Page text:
This letter will be submitted by a group of faculty in the CEJ (Center for Educational Justice at the University of Redlands in the School of Education) to the California Department of Education in response to the recent call for several National School Walkouts. All university-based researchers (including faculty, researchers, and administrators) throughout California are invited to sign their names in support of this letter.Listed on the letter will be each signer’s Name, Title, and College/University/Affiliation.
To sign, please submit information in the form fields below the letter by March 9, 2018.
This letter was co-authored by the following faculty in the School of Education (SOE) in the Center for Educational Justice (CEJ) at the University of Redlands: Brian Charest, Ph.D., Mikela Bjork, Ph.D., and Nicol Howard, Ph.D.
Open Letter in Support of School Walkouts to Protest Gun Violence
Dear California State Board of Education President, Dr. Michael Krist, State Board Colleagues, and California School Principals, Teachers, and Administrators:
Last week, 17 students were shot and killed at a Florida high school by a former member of the school’s JROTC program. The shooter, who expressed white supremacist views online (footnotes listed parenthetically – 1), was trained to shoot lethal weapons by the Army on his high school campus (2). Teachers, students, parents, and allies have had enough. Students are standing up. Teachers and parents are supporting them.
As university and teacher educators (including faculty, researchers, and administrators), we strongly urge you to publicly support all principals, teachers, and students in our California schools and universities, who wish to participate in the upcoming National School Walkouts to protest gun violence (the first of which is scheduled for 17 minutes—one minute for each victim of the Marjory Stoneman Douglas school shooting on March 14).
Other walkouts are scheduled on March 24, and April 20, and additional walkouts may occur. We believe educators and students should have your support to participate in these actions. Current gun regulations do not reflect current research or knowledge on gun violence prevention, nor do they reflect public opinion on gun safety. (3)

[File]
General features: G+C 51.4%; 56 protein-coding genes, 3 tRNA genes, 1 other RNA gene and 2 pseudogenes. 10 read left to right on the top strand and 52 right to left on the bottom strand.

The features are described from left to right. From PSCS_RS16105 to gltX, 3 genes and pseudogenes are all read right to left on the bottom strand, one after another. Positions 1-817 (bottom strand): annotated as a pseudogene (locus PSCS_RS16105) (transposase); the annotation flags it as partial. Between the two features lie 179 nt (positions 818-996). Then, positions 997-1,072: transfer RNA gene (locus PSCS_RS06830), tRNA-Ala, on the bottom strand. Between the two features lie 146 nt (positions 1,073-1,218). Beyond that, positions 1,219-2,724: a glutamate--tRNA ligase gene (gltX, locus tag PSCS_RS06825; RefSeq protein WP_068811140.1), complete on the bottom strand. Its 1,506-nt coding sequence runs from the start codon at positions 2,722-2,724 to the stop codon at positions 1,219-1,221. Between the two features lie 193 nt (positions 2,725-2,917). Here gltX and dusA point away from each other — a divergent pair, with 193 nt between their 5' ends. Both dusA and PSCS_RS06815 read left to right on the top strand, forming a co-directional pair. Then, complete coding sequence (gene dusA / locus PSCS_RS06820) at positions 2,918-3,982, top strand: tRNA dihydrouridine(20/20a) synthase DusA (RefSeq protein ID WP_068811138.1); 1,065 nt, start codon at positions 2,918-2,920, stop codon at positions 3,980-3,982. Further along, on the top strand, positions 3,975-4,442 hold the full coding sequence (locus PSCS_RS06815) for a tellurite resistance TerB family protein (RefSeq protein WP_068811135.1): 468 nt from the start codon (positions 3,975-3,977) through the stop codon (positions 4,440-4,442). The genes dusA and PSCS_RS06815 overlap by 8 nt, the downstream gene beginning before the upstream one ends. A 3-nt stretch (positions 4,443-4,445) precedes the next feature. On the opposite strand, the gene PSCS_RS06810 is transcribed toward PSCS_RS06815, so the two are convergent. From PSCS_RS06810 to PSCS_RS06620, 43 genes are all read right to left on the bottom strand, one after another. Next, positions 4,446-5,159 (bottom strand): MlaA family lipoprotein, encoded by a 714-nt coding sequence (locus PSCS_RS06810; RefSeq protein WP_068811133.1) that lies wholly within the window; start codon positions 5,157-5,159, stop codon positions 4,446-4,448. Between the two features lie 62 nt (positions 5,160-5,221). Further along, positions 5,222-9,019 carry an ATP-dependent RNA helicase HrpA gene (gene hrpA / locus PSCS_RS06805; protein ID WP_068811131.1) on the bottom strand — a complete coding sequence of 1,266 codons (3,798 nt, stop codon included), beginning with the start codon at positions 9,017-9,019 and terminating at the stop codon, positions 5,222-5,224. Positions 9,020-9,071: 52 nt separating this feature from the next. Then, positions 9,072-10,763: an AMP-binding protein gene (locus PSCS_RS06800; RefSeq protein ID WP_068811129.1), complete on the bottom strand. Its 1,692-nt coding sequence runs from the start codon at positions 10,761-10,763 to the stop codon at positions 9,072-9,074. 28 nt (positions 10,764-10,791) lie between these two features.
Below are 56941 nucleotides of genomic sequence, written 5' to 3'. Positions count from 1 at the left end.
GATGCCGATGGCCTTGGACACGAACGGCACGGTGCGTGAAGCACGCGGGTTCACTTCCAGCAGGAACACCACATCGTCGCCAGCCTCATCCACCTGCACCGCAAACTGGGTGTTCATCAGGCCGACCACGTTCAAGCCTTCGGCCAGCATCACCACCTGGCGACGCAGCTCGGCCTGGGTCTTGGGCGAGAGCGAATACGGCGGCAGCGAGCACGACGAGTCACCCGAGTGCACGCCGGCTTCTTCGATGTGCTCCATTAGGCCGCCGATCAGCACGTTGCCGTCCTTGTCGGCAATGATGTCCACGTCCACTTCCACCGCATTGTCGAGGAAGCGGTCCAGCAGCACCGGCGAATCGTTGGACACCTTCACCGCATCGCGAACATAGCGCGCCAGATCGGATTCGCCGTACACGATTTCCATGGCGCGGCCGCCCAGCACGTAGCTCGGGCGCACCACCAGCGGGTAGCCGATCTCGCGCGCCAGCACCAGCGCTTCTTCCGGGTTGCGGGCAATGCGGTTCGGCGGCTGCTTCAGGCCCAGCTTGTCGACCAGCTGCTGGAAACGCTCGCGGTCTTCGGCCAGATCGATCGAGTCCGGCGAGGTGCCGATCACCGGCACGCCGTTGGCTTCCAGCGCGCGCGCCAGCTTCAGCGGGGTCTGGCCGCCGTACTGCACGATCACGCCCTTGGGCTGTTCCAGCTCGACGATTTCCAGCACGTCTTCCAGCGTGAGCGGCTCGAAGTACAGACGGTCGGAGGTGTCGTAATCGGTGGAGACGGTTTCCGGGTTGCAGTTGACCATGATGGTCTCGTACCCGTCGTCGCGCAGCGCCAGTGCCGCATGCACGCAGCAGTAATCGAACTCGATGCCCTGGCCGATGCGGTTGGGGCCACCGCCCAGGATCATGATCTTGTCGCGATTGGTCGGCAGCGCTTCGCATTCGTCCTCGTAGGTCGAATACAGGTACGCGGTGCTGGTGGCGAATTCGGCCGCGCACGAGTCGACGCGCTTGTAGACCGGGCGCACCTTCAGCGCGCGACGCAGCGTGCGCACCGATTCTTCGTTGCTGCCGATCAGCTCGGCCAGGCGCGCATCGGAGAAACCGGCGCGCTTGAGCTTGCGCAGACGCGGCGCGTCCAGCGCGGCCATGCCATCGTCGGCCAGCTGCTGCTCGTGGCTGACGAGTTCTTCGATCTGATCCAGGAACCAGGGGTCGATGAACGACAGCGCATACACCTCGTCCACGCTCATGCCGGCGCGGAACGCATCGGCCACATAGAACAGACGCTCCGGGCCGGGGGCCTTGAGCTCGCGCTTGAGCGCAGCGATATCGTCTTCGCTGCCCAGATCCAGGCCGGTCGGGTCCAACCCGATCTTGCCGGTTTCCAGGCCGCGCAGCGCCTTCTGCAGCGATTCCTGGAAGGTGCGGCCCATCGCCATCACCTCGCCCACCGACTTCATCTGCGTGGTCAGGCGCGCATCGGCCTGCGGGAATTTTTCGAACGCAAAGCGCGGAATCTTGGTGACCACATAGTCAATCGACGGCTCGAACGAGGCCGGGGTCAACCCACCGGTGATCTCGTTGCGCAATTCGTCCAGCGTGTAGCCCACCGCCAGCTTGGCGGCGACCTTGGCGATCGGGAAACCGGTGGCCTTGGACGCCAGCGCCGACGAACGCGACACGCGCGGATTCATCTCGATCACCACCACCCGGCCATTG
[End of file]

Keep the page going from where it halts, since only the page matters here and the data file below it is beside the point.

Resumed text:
Our schools, for better or for worse, reflect our priorities as a society and should be spaces where students and teachers discuss what those priorities should be. We believe that any discussion about solving the problem of gun violence must be a conversation about public safety and must also address root causes of this violence, such as the culture of violence in the US that equates masculinity with guns, (4) bullying in schools and on campuses, violence against women, the increase in militarism in schools that serve our most vulnerable youth (e.g, ROTC programs, military-run schools, junior police academies, etc.) (5) (6), state sanctioned violence through policing, and racism that blinds us to the effects of gun violence in poor communities of color. (7) (8)
We believe that the National School Walkouts are the first step toward a public conversation about these root causes, one that can help lead to the enactment of a public safety plan to reduce gun violence in the US. Such a plan would emerge from what we currently know about gun safety and gun violence prevention.(9) Such a plan would also align with the views of a majority of Americans (10) who believe in things like background checks for all gun buyers (93%), a ban on the sale of guns to anyone convicted of a violent crime (88%), and for waiting periods for all gun purchases (72%).
We urge you to take this moment to voice your support for public engagement in the gun safety debate and for students and teachers who seek to pressure lawmakers to enact effective gun safety legislation. Doing so would not only encourage teachers in California to teach about the power of civic engagement, but also provide an opportunity for students to see firsthand the importance of civic action in a democracy. Democracies require citizen participation, and it is through a combination of careful study and debate combined with civic action that citizens shape their world for the better.
We, the undersigned, believe in the need to address the root causes of gun violence and for new laws to promote public safety to end the epidemic of gun violence in the US; we support the right of principals, teachers, and students to participate in the National School Walkout.
#NationalSchoolWalkout #GunReformNow #StudentsStandUp #ArmMeWith
As of February 24, 2018, the following education scholars have signed in support of this open letter (Names are listed in alphabetical order):
Brian Charest, Assistant Professor, University of Redlands
Kevin Kumashiro, former Dean, University of San Francisco
Mikela Bjork, Assistant Professor, University of Redlands
Nicol Howard, Assistant Professor, University of Redlands
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